“When you apply for a grant, it’s kind of like building a court case,” Langston said. “You want to do things the proper way, which in this case is having a master plan and getting the feedback.”
Feedback from the public gives the department insight into who uses what services, and where; it also gives granting agencies a sense of the competency, thoroughness and vision of specific projects the town may wish to undertake.
“We started a survey not too long ago – online and hard copy — and that will be available to the general public until Sept. 30,” Langston said. “As of this moment today we have received over 400 responses, which is really good. The more the responses, the better, because that really establishes the bedrock of the entire master plan.”
Robust public input assures the department that it is following the wishes of those who use it most, and also demonstrates to grantors that such projects are not merely capricious, arbitrary ventures put forth by politicians to score points with voters, but instead are the result a desire to serve the public’s will.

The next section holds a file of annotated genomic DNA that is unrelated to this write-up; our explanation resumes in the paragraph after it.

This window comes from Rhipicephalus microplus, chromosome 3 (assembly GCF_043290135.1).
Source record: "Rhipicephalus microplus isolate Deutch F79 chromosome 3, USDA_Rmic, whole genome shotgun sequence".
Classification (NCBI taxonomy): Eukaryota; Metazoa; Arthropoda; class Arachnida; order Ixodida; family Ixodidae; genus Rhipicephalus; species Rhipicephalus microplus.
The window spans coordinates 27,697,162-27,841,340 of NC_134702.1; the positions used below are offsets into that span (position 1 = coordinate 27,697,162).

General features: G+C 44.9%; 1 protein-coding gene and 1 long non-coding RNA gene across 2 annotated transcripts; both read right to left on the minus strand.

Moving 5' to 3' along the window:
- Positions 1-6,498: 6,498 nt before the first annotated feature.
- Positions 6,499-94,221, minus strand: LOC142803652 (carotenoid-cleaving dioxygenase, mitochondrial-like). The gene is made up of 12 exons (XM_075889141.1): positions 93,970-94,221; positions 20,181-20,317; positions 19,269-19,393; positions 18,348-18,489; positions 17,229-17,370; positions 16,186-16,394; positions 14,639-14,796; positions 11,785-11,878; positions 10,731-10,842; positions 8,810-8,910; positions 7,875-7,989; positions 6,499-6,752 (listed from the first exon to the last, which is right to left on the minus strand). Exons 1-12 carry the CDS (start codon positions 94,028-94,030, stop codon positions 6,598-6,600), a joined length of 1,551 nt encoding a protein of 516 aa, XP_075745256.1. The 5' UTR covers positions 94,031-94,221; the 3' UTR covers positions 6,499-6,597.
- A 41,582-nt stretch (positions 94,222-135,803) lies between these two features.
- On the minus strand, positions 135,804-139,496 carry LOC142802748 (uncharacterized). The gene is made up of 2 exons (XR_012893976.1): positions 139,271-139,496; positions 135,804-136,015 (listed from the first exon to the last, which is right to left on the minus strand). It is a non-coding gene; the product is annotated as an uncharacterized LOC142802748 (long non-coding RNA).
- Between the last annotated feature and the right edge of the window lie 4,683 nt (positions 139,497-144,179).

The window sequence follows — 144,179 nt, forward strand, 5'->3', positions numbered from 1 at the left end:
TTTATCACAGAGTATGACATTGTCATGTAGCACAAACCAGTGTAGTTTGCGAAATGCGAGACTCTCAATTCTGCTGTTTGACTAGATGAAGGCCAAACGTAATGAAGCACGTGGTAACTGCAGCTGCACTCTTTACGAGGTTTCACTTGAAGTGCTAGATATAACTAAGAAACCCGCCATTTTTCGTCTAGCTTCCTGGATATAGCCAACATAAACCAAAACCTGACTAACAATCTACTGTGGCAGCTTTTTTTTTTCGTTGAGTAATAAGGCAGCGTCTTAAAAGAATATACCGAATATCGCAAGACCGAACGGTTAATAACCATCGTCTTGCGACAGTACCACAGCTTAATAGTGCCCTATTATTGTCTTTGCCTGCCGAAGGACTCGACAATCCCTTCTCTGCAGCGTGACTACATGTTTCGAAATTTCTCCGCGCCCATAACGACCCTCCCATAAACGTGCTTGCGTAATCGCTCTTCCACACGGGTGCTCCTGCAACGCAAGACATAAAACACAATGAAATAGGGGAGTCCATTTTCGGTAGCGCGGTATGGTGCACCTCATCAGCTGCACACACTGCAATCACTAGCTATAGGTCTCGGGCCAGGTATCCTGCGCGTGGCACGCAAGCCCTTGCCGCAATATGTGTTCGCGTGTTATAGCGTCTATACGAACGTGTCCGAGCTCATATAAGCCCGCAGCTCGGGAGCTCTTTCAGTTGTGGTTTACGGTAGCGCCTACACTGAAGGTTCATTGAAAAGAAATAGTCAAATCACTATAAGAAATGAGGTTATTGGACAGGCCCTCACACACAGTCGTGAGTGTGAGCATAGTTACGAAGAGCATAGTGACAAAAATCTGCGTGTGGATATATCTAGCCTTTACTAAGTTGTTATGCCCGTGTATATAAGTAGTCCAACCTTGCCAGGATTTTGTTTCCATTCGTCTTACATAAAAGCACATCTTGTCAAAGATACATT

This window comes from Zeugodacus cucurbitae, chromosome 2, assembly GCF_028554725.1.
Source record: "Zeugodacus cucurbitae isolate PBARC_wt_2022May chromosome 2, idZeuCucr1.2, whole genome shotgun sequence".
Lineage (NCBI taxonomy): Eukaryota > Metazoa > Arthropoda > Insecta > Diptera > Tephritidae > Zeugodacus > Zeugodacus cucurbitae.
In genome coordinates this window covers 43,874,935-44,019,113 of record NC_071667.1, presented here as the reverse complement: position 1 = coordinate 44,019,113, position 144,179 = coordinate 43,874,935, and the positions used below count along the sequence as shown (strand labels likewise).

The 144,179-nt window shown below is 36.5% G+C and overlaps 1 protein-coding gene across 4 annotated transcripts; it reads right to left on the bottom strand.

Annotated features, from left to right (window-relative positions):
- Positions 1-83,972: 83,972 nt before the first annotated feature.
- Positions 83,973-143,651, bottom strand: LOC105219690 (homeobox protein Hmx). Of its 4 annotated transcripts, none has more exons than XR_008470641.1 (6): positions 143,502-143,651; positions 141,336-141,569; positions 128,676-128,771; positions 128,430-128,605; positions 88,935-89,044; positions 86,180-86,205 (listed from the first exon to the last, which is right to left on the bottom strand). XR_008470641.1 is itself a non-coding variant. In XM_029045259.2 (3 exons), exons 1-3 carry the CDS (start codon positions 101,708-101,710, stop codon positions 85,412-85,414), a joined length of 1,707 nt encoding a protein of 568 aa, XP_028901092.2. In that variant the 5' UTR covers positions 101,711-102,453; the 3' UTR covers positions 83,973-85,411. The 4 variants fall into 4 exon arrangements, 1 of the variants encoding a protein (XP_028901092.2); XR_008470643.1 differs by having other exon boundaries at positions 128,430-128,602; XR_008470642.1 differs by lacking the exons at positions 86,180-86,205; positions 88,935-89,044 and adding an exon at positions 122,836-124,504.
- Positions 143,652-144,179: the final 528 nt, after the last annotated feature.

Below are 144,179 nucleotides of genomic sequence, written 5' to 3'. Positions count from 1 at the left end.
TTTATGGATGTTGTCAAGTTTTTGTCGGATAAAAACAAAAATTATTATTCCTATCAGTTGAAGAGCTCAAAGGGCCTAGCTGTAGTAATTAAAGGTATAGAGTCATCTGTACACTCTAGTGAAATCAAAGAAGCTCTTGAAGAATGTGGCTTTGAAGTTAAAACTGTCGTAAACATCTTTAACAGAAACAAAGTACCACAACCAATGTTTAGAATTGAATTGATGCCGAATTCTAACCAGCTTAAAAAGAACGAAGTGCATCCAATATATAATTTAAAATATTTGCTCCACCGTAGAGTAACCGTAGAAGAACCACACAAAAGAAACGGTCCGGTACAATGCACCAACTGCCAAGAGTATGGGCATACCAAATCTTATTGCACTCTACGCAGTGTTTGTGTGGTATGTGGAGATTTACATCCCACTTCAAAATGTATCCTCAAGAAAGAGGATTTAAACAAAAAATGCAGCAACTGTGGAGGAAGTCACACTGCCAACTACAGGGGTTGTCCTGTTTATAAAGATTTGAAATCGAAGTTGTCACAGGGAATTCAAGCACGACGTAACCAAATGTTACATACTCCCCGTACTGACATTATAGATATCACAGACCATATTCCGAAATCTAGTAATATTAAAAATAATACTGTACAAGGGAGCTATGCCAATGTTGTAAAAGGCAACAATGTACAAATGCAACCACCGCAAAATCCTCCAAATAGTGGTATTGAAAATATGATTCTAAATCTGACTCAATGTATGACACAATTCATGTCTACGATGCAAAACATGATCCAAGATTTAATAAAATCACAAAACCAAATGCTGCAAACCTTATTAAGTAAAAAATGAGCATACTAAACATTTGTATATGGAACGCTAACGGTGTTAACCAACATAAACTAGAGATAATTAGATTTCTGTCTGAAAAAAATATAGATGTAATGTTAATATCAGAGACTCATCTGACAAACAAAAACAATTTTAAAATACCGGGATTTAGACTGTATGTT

Both the online survey and the public meetings are designed to gather specific information from the public — aside from some basic demographic information, the department hopes to get a better idea of how many times people have visited department facilities in the past 12 months (or why they haven’t), and what else they’d like to see, including BMX or skateboard parks, and rock climbing walls.
Central to these plans — figuratively and geographically — is a much talked-about greenway from the Waynesville Recreational Center to Lake Junaluska that would also one day unite disparate segments that exist in Canton, Clyde and Maggie Valley.
Greenways are often listed near the top of the public’s wish list in areas where jogging, road cycling or mountain biking frequently occurs; greenways are noted as economic drivers that attract outdoor enthusiasts and enhance the quality of life that woos entrepreneurial development.